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What Sox has done is effectively limit entrepreneurs to non-ambitious projects. That's why you see bright ex-Google guys leaving to do projects which are essentially either copy-cats or mash-ups (hardly any true technology involved, except in few very promising cases).

With M&A as the only exit available, the pay out for any employee other than perhaps the first-five isn't going to be a "home run". Thus there would be nothing for them to justify giving up a higher salary, stability and working longer hours: their options won't be worth much.

Trying to grow the company to post-SOX IPO size would also mean a much greater gamble and much greater time investment. Now the options wouldn't account for anything for possibly as long as ten years (which isn't much shorter than climbing the ladder at a big company).

This means that smart hacker's most economically rational choice is either working for a big company (which issues RSUs or options for publicly tradeable stock) or co-founding or being employee# 1-5 in a less ambitious venture (which usually isn't going to provide very much of a technical challenge).

Not all is bleak, however: it's unlikely that SOX will go (but perhaps I am a pessimist when it comes to govt. getting smaller) but we could see mid-size private companies providing revenue sharing/bonuses (in lieu of options), smarter M&A strategies (e.g. acquirers letting the companies they bought maintain their culture and grow, while offering employees additional upside or even spinning the ventures off for an IPO - but with big co's resources, most notable example of this is EMC + VMWARE acquisition and IPO) and finally markets where smaller players could still have interesting technologies to play with (vs. general database driven websites, which don't really involve much "hard core" tech).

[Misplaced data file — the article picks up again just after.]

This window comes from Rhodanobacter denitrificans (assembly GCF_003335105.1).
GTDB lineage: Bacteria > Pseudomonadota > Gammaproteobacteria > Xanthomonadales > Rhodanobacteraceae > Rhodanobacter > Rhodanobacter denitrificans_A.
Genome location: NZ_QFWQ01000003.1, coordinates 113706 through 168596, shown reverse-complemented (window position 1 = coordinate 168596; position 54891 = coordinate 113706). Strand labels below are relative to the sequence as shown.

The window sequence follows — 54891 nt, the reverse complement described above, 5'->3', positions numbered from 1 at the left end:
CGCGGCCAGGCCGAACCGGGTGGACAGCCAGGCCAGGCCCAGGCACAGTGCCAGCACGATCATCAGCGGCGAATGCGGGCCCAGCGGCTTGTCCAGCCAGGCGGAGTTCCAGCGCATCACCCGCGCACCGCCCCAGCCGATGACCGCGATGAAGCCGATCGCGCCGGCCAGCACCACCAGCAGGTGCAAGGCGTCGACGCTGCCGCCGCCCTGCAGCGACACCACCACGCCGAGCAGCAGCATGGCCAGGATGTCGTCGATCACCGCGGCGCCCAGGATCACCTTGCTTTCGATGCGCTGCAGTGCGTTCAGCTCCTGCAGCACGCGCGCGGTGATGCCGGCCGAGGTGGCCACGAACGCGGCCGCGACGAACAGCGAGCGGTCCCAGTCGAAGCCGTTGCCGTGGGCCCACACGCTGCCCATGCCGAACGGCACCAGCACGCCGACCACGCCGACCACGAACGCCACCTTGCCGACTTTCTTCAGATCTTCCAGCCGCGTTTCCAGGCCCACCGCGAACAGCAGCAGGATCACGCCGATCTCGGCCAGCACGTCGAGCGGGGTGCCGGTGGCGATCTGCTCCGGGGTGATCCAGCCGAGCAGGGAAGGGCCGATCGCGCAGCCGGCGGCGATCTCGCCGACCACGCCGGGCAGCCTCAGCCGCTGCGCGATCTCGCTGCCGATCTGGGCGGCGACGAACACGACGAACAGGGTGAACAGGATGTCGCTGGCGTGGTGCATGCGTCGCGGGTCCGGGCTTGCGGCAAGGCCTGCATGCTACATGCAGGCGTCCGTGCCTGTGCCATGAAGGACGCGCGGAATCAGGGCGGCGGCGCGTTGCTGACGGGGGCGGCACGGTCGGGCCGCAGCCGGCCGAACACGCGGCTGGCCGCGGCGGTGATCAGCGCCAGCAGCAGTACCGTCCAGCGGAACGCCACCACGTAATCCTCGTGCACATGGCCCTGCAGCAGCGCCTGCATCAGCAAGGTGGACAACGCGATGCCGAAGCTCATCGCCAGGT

I haven't seen this happening directly. I haven't seen founders thinking "We can't go public, so we'd better build something small."

It could be happening via investors, though. It could be that e.g. Google decided to go for the big time partly because there was so much funding available in 1998, which in turn was true because investors were hoping for IPOs.

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> I haven't seen this happening directly. I haven't seen founders thinking "We can't go public, so we'd better build something small."

You haven't seen them say it directly, but how many applications do you get that are for fairly ambitious and big projects? What percentage are front-end heavy web-apps/aggregators? What percentage are fairly ambitious and require a serious research, development and have a huge potential for growth? That's a question you may be able to answer better than anyone else (although I'd imagine most YC applicants are a self-selected crowd and those hoping for an exit other than M&A and to hire a great deal of talent may not even apply to YC).

I also didn't think about the investment angle at all. I wonder how much investors are pushing for companies to sell quickly vs. grow.

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When I said I hadn't seen founders thinking that, I was also implying that I have deep enough conversations with them that if they were thinking that, it would have shown.

I'd say many if not most of the startups YC funds have the potential to go public, if the founders were sufficiently driven. (In saying that I'm relying on the fact that practically no companies that go public look like they will at the start. Apple started out as a company that was going to sell plans for computers.)

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> In saying that I'm relying on the fact that practically no companies that go public look like they will at the start. Apple started out as a company that was going to sell plans for computers

Wow that's something I haven't entirely considered, despite knowing it to be true. Somewhat adds to my argument, however, without the chilling effects of regulation we may have seen a more interesting and diverse market -- but now I am in purely speculative realm.

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